Adam Segal is the Ira A. Lipman chair in emerging technologies and national security and director of the Digital and Cyberspace Policy program at the Council on Foreign Relations (CFR). An expert on security issues, technology development, and Chinese domestic and foreign policy, Segal was the project director for the CFR-sponsored Independent Task Force reports Innovation and National Security: Keeping Our Edge and Defending an Open, Global, Secure, and Resilient Internet. His book The Hacked World Order: How Nations Fight, Trade, Maneuver, and Manipulate in the Digital Age (PublicAffairs, 2016) describes the increasingly contentious geopolitics of cyberspace. His work has appeared in the Financial Times, the New York Times, Foreign Policy, the Wall Street Journal, and Foreign Affairs, among others. He currently writes for the blog, “Net Politics.”
Before coming to CFR, Segal was an arms control analyst for the China Project at the Union of Concerned Scientists. There, he wrote about missile defense, nuclear weapons, and Asian security issues. He has been a visiting scholar at the Hoover Institution at Stanford University, the Massachusetts Institute of Technology’s Center for International Studies, the Shanghai Academy of Social Sciences, and Tsinghua University in Beijing. He has taught at Vassar College and Columbia University. Segal is the author of Advantage: How American Innovation Can Overcome the Asian Challenge (W.W. Norton, 2011) and Digital Dragon: High-Technology Enterprises in China (Cornell University Press, 2003), as well as several articles and book chapters on Chinese technology policy.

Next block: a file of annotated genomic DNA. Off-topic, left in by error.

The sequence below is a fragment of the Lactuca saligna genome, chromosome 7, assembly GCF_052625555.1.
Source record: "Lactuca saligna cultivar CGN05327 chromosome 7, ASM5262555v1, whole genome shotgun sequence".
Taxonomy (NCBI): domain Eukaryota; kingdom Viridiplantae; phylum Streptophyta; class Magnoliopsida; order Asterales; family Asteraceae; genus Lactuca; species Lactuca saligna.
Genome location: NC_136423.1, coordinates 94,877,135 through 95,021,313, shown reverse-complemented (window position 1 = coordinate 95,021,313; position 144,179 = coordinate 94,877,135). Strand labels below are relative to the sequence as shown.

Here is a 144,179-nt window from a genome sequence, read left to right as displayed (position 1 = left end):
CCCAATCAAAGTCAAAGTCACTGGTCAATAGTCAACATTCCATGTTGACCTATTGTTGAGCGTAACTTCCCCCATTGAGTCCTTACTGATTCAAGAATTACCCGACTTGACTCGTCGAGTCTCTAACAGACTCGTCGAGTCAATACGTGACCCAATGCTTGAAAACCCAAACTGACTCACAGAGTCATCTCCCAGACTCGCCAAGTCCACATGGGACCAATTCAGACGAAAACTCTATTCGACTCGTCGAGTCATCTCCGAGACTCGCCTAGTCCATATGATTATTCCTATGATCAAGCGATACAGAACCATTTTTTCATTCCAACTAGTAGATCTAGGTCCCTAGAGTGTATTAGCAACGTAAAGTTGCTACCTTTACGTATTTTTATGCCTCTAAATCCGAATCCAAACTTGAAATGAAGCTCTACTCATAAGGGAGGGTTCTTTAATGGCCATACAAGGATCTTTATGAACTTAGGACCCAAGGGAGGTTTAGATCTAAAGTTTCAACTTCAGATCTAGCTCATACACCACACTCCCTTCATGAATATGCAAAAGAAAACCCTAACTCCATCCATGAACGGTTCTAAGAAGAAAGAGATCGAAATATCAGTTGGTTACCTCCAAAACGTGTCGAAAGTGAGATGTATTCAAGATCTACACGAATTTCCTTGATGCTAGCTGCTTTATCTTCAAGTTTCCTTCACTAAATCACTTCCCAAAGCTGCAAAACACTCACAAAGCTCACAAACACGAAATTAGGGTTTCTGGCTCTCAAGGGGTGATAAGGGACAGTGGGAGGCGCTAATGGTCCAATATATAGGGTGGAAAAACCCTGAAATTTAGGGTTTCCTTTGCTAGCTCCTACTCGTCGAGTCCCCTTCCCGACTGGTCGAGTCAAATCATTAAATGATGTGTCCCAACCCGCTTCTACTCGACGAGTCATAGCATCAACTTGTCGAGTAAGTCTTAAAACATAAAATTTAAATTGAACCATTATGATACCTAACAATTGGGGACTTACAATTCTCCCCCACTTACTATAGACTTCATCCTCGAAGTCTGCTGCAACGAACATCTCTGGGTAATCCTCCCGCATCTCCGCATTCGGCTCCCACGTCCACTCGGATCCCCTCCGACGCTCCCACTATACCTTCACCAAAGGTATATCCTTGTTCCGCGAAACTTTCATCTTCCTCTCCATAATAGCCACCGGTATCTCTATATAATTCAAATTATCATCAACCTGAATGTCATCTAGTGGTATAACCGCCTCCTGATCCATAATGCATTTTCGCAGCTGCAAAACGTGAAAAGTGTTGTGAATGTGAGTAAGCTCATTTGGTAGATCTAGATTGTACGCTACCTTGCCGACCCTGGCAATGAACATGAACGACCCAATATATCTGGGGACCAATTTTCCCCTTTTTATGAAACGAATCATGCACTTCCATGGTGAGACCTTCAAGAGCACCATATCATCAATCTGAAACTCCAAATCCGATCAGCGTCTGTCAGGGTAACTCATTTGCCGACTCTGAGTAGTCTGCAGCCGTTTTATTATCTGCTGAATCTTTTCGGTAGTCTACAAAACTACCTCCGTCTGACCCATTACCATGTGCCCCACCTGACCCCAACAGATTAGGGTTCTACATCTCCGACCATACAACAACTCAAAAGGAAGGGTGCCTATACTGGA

Segal has a BA and PhD in government from Cornell University, and an MA in international relations from the Fletcher School of Law and Diplomacy, Tufts University.